Folks, I looked today, and we're almost to our 10,000th comment. I think the person who is the 10,000th commenter should win a prize or something. That's pretty big. I'll let you know when it happens.
This one's about disclosure.
Q: I recently met a really nice, funny, attractive-in-all-the-right-ways guy. My friends and his friends met out one evening and hung out for a while. We were then invited to one of the guy’s homes where the fun flirting and attraction continued. We stayed until the following morning. No sex -- although he wanted to and asked many times if it could happen. The morning after, the four of us laughed, drank coffee and he asked for my number for the second time since meeting. While in his friend's kitchen I came upon a rehearsal dinner and wedding invitation – with just a first name on it. It was his name (which is a very common name). I joked that it was his. He said it was a friend’s. I took note of the web address on the invites. Later I visited the website and discovered it is, in fact, him getting married this mid-July. The website shows photos of the life he has lead for the last 3 years with his fiancée. I feel bad for the woman. She is marring a man who completely disrespected her and the relationship. There is an email to contact on the website which is hers. Should I give her a heads up as to her fiancée’s recent activities? Or should I let karma take its course? Also, what is up with guys?
-- AnswerThis, Boston
A: AT, some of my readers are going to tell you that this is why you shouldn’t go home with strangers. But that’s not really the point of this letter, is it? You’re upset that you were duped -- but you’re more concerned about this person’s fiancée and whether you should e-mail her to let her know what she’s getting into.
This question comes up a lot – whether a third party should inform someone in a couple about a cheat.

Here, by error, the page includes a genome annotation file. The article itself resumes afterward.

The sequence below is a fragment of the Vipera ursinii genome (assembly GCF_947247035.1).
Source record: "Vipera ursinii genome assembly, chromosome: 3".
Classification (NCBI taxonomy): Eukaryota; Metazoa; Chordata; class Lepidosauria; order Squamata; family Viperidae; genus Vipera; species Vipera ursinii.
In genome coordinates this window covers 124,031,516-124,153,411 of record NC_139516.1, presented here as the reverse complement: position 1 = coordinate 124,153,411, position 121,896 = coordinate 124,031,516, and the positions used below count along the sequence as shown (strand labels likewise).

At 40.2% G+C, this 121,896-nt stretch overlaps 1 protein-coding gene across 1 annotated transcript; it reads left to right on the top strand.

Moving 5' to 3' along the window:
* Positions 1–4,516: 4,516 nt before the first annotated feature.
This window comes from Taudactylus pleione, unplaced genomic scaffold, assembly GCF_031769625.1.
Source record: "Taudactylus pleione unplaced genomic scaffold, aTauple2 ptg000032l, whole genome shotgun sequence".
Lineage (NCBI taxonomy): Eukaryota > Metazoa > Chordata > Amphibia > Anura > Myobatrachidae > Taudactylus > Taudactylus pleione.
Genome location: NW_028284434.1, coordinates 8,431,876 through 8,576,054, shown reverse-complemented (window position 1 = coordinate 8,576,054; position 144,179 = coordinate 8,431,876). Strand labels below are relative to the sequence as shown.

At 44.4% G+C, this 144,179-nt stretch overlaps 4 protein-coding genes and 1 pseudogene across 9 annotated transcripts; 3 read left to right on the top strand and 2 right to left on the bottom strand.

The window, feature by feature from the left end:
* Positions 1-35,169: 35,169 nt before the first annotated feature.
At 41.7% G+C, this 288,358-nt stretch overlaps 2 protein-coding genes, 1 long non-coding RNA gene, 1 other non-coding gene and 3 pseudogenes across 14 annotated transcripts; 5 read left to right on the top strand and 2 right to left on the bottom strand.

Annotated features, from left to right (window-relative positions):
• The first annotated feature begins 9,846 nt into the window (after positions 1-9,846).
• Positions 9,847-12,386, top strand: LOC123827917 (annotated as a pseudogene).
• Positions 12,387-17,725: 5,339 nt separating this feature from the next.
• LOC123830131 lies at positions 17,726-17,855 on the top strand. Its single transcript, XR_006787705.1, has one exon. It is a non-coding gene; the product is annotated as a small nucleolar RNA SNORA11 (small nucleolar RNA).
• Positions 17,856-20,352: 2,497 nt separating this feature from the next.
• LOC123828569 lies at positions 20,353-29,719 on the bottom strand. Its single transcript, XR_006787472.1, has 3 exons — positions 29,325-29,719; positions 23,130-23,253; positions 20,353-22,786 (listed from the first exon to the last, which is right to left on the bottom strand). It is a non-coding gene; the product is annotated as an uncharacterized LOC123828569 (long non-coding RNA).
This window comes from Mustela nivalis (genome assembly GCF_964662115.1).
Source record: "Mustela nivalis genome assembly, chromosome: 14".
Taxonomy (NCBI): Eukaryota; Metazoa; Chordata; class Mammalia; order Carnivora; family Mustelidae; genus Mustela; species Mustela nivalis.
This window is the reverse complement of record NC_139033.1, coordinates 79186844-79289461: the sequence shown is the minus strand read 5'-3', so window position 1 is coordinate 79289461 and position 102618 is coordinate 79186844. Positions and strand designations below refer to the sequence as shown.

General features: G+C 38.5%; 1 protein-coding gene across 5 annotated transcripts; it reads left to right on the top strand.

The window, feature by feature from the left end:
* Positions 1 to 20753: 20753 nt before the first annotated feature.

The thing is, there is no right answer. All options feel very, very wrong. If you tell, it’s possible – and probable – that the fiancée won’t believe you. You’re a stranger, after all, and he’s probably a great liar. If you don’t tell, you’re withholding information that could save this woman from a partnership rooted in deception.
My advice is to e-mail him. Find his contact information through your friends. Tell him you’re very sorry he lied, not because you can’t handle it, but because you assume he’s marrying someone who believes in him, someone who deserves much better. The note probably won’t do much – but it couldn’t hurt for him to have a little scare and a reminder that his actions have consequences. That’s the best you can do.
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Meredith Goldstein is a Boston Globe columnist who follows relationship trends and entertainment. She offers daily advice on Love Letters — and welcomes your comments. Meredith is also the author of "The Singles," a novel about complicated relationships. Follow Meredith at www.meredithgoldstein.netand on Twitter. Love Letters can be found in the print edition of The Boston Globe every Saturday in the G section.